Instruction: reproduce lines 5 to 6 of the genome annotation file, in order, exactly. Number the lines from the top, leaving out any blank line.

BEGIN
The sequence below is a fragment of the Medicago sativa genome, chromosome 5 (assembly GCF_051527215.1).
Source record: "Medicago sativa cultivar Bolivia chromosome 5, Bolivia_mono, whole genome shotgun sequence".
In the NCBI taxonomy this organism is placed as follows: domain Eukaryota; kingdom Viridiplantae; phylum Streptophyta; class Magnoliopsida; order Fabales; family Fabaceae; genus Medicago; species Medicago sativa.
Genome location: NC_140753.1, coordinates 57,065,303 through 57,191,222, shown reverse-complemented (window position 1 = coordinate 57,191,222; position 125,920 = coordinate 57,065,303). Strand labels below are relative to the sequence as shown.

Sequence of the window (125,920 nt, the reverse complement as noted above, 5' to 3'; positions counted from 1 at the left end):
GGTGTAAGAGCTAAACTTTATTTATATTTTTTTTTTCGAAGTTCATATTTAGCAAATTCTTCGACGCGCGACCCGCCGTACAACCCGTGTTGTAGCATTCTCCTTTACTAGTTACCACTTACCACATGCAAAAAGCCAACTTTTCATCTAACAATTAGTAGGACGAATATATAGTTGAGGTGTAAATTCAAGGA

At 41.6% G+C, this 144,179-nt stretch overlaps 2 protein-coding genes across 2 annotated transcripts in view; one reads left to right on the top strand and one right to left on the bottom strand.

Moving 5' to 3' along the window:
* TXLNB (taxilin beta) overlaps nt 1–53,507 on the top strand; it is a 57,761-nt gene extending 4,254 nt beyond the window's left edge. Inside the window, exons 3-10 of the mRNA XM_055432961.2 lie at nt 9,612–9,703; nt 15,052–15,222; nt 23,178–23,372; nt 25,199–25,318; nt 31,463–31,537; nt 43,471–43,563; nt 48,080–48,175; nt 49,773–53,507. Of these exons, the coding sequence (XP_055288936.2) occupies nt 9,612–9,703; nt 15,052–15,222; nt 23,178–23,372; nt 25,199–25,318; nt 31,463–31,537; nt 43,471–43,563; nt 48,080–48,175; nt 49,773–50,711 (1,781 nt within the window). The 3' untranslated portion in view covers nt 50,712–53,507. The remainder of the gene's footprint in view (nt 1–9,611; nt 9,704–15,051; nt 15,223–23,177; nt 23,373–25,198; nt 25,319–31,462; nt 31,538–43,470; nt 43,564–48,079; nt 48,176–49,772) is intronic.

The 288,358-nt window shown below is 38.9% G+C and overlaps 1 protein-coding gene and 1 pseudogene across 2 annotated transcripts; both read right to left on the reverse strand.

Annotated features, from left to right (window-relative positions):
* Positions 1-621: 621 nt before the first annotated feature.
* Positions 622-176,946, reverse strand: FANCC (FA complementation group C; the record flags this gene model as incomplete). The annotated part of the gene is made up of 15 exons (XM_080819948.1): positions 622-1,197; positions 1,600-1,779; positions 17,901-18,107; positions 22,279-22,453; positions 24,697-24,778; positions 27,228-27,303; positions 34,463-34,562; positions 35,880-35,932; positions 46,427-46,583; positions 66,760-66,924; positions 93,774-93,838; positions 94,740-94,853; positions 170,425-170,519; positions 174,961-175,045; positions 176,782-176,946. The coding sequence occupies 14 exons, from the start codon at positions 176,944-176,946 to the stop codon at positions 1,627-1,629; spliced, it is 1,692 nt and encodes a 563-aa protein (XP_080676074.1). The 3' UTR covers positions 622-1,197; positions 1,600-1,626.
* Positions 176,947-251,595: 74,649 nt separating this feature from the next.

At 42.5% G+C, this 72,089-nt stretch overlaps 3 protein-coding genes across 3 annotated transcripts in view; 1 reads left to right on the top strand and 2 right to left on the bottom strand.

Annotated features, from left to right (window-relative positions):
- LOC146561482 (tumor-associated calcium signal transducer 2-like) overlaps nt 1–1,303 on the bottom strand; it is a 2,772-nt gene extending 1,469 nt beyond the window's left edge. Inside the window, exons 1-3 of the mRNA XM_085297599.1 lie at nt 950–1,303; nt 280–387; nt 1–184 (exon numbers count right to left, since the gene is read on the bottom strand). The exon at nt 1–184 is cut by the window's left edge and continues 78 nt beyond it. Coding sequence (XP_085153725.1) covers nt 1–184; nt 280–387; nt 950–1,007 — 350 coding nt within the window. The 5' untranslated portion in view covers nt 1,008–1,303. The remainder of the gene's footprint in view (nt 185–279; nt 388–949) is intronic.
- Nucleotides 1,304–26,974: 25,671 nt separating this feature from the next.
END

Sequence of the window (125,920 nt, the reverse complement as noted above, 5' to 3'; positions counted from 1 at the left end):
GGTGTAAGAGCTAAACTTTATTTATATTTTTTTTTTCGAAGTTCATATTTAGCAAATTCTTCGACGCGCGACCCGCCGTACAACCCGTGTTGTAGCATTCTCCTTTACTAGTTACCACTTACCACATGCAAAAAGCCAACTTTTCATCTAACAATTAGTAGGACGAATATATAGTTGAGGTGTAAATTCAAGGA